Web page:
Sometimes when things don’t go right in our lives we blame God, casting our fists in the sky in anger as if God is supposed to make everything perfect for us.

But the promise of Easter is not that everything will be perfect, but that He will aid, comfort and be our guide and salvation in an imperfect world.

Chris Benguhe is a columnist for The Catholic Sun.
Chris Benguhe is a columnist for The Catholic Sun.

He does all that by sending us the love and comfort of others.

That’s what Chrissy and Ryan realized after life took a few unexpected turns for the couple.

Growing up in a big family of seven super successful sibling athletes, with college scholarships to boot, Chrissy dreamed her whole life of becoming a successful volleyball player. While playing volleyball in high school, she was well on her way to a college scholarship.

But when she injured her knee, a college career in competitive sports was no longer in the cards. “I was crying my eyes out every day,” Chrissy said. “Volleyball was all I knew since I was kid.”

It was a devastating end to her dreams — or so she thought. But while getting help for her torn ACL, she found another dream.

“I actually had a blast in physical therapy,” Chrissy recalled. “It was painful and difficult. But I felt such an incredible bond with my therapists, and they cared about me so deeply. Suddenly I started thinking about doing that for a living one day.”

Chrissy never looked back, starting the long road to a doctorate degree in physical therapy. Her new dream and new life were fueling her full speed ahead to help others to recover their lives and dreams.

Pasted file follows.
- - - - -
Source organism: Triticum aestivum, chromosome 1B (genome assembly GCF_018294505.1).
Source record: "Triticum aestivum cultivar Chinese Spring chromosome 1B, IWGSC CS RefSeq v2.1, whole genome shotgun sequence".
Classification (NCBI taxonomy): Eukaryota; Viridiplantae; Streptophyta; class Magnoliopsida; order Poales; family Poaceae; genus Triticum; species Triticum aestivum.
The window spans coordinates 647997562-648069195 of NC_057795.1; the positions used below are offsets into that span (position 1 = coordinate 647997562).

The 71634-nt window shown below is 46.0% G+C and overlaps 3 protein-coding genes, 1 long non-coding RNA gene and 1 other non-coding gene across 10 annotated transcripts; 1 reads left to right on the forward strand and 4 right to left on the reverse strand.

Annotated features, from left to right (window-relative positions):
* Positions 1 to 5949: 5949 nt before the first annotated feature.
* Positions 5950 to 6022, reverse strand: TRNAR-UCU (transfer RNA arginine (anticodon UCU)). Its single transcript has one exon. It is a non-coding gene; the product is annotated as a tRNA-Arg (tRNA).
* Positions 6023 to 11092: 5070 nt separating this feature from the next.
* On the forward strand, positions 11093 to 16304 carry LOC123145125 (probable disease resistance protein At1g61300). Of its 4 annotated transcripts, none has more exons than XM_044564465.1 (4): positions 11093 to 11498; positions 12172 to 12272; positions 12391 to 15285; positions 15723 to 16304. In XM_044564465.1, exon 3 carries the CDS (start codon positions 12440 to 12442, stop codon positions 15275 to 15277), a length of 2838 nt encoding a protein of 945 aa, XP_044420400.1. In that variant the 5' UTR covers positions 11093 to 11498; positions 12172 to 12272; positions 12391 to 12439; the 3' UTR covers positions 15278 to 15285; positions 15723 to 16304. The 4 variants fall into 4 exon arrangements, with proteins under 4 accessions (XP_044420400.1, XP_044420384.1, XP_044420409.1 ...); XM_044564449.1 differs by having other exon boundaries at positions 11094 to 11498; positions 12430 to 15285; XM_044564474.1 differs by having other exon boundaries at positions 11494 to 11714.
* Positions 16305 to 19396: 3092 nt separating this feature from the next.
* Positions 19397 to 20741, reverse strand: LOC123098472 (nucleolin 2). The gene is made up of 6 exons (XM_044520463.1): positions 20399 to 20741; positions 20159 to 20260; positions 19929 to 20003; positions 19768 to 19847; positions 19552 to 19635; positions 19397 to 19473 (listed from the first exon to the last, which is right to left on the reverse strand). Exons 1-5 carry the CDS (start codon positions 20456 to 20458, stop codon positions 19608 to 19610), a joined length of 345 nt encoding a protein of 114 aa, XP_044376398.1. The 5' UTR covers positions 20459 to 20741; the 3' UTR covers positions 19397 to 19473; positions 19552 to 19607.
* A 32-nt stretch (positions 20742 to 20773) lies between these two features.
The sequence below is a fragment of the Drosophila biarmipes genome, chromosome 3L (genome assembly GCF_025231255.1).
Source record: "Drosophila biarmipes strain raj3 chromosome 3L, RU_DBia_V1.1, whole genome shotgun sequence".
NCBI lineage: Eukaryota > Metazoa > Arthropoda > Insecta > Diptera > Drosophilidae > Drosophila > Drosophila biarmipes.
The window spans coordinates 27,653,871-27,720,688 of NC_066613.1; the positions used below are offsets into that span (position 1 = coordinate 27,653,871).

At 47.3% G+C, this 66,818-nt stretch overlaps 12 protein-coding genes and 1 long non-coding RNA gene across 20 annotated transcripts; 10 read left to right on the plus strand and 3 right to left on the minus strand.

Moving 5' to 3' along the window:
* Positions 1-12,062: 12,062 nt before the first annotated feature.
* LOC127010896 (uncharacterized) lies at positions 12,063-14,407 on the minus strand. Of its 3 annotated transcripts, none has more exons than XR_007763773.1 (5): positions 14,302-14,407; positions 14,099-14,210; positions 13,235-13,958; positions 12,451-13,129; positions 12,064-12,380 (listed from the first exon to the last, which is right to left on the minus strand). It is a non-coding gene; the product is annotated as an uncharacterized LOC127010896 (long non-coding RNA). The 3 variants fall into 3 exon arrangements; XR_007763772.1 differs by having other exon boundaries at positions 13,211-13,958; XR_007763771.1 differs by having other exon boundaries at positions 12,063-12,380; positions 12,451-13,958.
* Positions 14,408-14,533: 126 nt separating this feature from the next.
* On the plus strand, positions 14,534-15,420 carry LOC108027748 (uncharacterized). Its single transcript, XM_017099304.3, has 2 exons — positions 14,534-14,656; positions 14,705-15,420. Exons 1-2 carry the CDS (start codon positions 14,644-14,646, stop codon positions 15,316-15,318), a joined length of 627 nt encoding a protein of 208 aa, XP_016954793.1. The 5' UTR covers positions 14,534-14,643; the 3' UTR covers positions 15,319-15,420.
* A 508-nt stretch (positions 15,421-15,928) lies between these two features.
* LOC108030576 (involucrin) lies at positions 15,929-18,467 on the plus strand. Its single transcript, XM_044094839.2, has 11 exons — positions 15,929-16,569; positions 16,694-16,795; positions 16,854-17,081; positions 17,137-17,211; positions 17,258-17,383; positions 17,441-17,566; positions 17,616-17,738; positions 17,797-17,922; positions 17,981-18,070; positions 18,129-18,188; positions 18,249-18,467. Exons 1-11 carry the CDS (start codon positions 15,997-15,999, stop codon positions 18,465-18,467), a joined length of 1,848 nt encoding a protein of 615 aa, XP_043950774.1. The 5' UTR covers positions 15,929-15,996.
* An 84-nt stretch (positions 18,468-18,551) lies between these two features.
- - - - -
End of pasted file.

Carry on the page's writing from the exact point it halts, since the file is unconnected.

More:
Then in her last year of her physical therapy program, into her life walked another dream, a young military pilot battling not only a bruised body but a shattered dream of his own.

Blessing in disguise

Ryan was preparing to go overseas to fly F-16s when a death-defying car crash landed him in the hospital. In a wheelchair for two months, he was then sent back to Luke Air Force Base for therapy. But when the injury proved a little more serious, they sent him off base for therapy, where he wound up in the care of Chrissy.

“He walked with the most ridiculous limp,” recalls Chrissy. “And I thought this has got to be the most beat-up looking 28-year-old man I have ever seen. But he was also the friendliness person I ever met too.”

It wasn’t just because of his injury that he looked so bad; Ryan was demoralized. He was terrified that he wouldn’t be able to fly again.

“All that he ever wanted to do was fly airplanes and he was thinking he could never do it again,” Chrissy said. “I told him how he was young and strong, and I knew he was going to be able to recover. It gave him hope again.”

It wasn’t long before Ryan’s spirits were soaring again, and her fellow co-workers started noticing that Ryan was taking a shining to his therapist, something Chrissy was oblivious to because she was so focused on her job. They suggested the two date when his therapy was over.

So on the last day of Chrissy’s rotation in the center, Ryan asked her and another therapist if they wanted to have a casual dinner and then take a ride in a flight simulator at Luke.

From that night forward the two were inseparable, dating for two years before Ryan asked Chrissy to marry him on top of a mountain on Christmas Day in 2011. Six months later they walked through a military arch of swords after exchanging vows at Brophy Chapel in Phoenix.

Oh, and Ryan did indeed fly again. And the two of them soar higher than ever nowadays with God’s love under their wings.